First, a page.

Tales from a Hacker turned White Knight

At a recent industry event, I heard and watched Kevin Mitnick, a reformed hacker who was wanted by the FBI.  He got caught, went to jail, served his time, and now he does security penetration testing.  He did a demo for us using ‘simple’ tools that hackers have available to them. We were amazed at what he shared, truly stunned by what we were seeing.  I have quite a few takeaways, but here are two that I can share with you right away.

When you’re at the airport or the local coffee shop, you can usually see a list of available wireless options.  There’s often a free one for guests. Turns out, hackers know how to create a Wi-Fi option that looks just like the airline or coffee shop you’re visiting, but it isn’t.

You log on to their bogus Wi-Fi and now they can see your computer, your camera, the keystrokes, the sites you visit, everything you’re doing. They can even install software or spyware on your computer!  In a matter of minutes, Mr. Mitnick had setup the fake Wi-Fi, logged into it, then hacked into his own computer; how unnerving!

Mr. Mitnick is very sure that the next big wave of ransomware attacks is going to hit Office 365. He brought up his own Office 365 email account on one screen, and the hacking software on the other. We could see the email messages and subject lines in his account. On the hacking software screen, he hacked into the email account, encrypted the email, and sent the message demanding the ransom payment. You could see all the email become encrypted – except the subject lines, so you can see what you’re missing.  He then ‘paid’ the ransom and released the encryption so the email was back to normal. This took less than 5 minutes!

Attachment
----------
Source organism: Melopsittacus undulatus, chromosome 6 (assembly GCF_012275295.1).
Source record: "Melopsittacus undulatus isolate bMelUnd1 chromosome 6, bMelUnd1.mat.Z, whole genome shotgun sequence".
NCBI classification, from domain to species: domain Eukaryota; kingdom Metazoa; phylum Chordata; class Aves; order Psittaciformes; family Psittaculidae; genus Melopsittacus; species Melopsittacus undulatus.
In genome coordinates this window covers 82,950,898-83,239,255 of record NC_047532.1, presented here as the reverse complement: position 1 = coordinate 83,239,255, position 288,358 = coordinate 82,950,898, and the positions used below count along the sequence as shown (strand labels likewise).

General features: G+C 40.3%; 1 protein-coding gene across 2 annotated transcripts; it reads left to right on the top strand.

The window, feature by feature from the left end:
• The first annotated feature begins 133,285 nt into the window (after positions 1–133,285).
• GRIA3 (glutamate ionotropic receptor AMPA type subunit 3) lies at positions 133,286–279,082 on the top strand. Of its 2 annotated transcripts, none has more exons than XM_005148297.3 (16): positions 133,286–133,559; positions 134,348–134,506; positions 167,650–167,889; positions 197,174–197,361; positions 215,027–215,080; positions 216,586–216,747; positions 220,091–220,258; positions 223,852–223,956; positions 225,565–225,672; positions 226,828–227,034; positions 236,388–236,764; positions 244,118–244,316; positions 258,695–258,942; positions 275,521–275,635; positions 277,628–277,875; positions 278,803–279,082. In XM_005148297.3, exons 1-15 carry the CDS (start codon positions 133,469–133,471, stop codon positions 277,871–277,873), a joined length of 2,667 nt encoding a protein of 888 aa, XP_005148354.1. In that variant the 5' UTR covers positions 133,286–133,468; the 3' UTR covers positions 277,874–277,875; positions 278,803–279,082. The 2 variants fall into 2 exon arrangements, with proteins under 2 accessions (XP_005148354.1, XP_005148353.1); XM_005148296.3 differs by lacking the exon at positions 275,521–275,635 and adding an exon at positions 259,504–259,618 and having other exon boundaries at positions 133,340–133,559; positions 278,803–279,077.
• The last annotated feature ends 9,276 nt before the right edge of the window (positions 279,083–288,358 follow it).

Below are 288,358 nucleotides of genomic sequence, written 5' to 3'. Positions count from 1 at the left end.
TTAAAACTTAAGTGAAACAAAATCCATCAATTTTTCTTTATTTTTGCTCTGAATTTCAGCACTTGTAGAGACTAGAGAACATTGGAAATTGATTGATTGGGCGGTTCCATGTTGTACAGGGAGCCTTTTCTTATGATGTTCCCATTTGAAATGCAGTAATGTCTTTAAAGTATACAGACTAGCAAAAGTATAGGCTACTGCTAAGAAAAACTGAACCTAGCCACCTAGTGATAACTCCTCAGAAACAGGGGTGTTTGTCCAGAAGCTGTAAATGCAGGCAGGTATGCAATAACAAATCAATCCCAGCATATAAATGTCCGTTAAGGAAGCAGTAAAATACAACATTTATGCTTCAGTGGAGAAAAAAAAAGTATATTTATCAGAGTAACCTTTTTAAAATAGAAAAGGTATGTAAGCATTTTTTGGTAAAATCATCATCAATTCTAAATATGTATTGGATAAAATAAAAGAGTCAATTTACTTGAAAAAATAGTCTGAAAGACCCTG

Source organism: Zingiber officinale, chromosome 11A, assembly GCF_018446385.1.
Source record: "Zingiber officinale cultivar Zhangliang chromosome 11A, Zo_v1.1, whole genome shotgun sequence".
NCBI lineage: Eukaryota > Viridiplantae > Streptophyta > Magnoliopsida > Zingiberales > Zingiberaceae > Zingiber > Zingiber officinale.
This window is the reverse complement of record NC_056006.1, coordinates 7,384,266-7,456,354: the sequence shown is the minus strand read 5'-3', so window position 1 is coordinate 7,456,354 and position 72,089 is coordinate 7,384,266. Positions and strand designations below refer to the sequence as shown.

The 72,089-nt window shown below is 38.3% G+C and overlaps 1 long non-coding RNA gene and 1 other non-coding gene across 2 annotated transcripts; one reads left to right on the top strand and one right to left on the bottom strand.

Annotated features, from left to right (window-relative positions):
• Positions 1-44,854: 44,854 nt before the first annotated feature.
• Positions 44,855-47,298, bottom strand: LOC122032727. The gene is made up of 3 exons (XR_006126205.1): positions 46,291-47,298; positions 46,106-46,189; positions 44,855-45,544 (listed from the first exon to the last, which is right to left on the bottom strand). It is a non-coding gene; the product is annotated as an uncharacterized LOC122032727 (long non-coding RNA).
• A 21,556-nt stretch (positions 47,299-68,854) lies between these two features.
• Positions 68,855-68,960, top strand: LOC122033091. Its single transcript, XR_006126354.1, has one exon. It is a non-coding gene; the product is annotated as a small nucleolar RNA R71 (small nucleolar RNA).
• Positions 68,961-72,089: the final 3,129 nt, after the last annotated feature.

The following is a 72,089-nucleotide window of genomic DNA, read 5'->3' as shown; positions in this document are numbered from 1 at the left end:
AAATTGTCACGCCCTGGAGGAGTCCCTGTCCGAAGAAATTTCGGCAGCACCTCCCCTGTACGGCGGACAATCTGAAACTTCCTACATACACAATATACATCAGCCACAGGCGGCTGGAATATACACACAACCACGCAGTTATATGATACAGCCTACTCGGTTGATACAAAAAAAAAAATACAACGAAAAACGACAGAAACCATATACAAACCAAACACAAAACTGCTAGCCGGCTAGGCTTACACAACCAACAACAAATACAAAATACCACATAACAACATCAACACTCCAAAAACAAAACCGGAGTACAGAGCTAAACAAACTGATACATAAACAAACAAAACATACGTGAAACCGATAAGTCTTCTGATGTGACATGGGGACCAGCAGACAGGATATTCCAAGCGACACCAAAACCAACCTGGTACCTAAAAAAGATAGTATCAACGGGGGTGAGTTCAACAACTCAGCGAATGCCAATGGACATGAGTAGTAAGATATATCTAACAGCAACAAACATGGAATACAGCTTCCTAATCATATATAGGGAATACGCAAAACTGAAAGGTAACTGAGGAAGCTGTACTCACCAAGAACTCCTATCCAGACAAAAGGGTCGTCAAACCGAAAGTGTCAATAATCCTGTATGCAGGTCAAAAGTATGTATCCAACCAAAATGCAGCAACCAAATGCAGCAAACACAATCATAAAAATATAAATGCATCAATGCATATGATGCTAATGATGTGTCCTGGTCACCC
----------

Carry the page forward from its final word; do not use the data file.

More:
What can you do?  First, use your own Mobile Hot spot on your cell phone for a wireless connection, rather than public hot spots.  You can also setup VPN tunnels between your computer and the server at your office.  Use strong passwords (NOT password, or 12345, or your pet’s name!), and change them every 90 days; NEVER share your password with others. If you really need to get on public wireless, limit what sites you visit and avoid any that might pose a security risk to you.  Be Cautious, Be Careful!  – CMW